The Network

The Network

Downloadable Audiobook - 2010
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In this bold novel, Jason Elliot illuminates the dark recesses of the intelligence community during a crucial moment in history: the struggle to avoid a terrorist attack.In the months before 9/11, former army officer Anthony Taverner is leading a quiet life in the English countryside. But his recruitment for a dangerous mission to Afghanistan by the British Secret Intelligence Service-better known as MI6-shatters his fragile peace and plunges him into the kaleidoscopic world of spying. Under the expert guidance of an old-school hero and veteran of the elite British Special Air Service, Taverner prepares to enter Taliban-controlled Afghanistan to destroy a cache of the CIA's precious Stinger missiles before they can fall into the hands of al-Qaeda. In Britain and America, the intelligence community is poised for a catastrophe that must be kept secret from the public, one that Taverner must attempt to avert-all without exposing a dangerous secret all his own.Based on real characters and drawing on the author's extensive firsthand knowledge of Afghanistan, this is a thriller of rare authenticity, providing sustained insight into influences surrounding 9/11 and raising questions about the role of intelligence agencies in historical events deliberately hidden from the public eye.
Publisher: [United States] : Tantor Media, Inc. : Made available through hoopla, 2010.
Edition: Unabridged.
ISBN: 9781400198825
1400198828
Branch Call Number: eAudiobook hoopla
Characteristics: 1 online resource (1 audio file (11hr., 30 min.)) : digital.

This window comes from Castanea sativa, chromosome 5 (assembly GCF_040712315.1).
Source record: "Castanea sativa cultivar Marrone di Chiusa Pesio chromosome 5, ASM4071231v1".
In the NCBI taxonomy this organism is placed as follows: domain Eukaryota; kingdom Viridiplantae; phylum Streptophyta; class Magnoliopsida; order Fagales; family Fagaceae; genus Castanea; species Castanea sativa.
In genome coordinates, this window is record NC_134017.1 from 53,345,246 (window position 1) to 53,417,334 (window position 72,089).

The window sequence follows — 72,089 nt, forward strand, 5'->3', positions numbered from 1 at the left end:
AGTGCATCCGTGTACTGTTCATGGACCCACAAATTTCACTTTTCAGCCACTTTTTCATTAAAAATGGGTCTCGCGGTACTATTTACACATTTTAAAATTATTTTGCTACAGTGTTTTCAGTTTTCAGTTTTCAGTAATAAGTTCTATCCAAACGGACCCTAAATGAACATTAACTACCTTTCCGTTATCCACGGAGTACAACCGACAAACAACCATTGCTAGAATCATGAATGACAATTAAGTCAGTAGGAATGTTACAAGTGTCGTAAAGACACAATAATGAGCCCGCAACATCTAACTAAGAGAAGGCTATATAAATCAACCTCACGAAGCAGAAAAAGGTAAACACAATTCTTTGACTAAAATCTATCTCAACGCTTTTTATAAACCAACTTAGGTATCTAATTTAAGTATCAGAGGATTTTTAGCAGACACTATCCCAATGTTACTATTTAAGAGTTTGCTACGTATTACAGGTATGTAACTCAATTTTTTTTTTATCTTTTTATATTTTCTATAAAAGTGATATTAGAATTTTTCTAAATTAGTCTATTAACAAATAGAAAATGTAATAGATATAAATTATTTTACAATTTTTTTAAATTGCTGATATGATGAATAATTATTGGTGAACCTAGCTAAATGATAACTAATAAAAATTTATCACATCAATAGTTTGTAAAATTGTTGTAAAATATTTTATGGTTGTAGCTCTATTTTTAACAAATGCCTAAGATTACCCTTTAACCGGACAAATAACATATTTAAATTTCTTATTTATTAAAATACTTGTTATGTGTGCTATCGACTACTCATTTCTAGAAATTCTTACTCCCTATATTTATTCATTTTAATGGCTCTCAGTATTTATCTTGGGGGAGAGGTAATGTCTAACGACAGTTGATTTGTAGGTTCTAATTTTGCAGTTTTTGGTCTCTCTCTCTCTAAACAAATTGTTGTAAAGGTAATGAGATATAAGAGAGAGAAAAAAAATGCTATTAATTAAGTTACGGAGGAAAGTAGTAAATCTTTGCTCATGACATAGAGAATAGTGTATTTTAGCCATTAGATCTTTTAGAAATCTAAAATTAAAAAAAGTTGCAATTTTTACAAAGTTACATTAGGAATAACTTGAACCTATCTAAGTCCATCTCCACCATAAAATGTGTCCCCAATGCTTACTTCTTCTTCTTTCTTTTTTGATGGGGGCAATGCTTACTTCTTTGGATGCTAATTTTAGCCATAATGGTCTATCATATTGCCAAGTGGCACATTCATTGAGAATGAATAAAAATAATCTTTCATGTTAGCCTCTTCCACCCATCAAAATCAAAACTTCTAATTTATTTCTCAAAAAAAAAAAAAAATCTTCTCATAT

Additional Contributors: Prebble, Simon
hoopla digital

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JohnnyArch
Nov 23, 2012

The story basically involves Afghanistan, Terrorists and British Intelligence within the rising global tensions a few months prior to the 911 disaster.
Most reviews, and the novel jacket itself, seem to lead off with this titillating door crasher. After finishing the book however I failed to discover anything tangible pertaining to the 911 incident whatsoever! I felt a bit cheated in this respect.
What was a little interesting were the author’s rendition of the training and execution of what goes into real spy work. He puts it somewhere in between the campy glitter of James Bond and the realistic amphitheaters of John La Carre’s work as in ‘The Spy who came in from the Cold’.
Arguably Ian Fleming and John LaCarre being the masters in these genres, this novel does bring a feel for this time and place in war torn Afghanistan. This is what kept me mildly interested, not so much the spy stuff.
'The Network’ still comes off a decent effort, although really nothing much more than you would expect out of a dime store paperback. His other bodies of work are non-fiction in nature involving Religion and other Middle Eastern interests. Perhaps he should stick to that?

By John Archibald, November 2012

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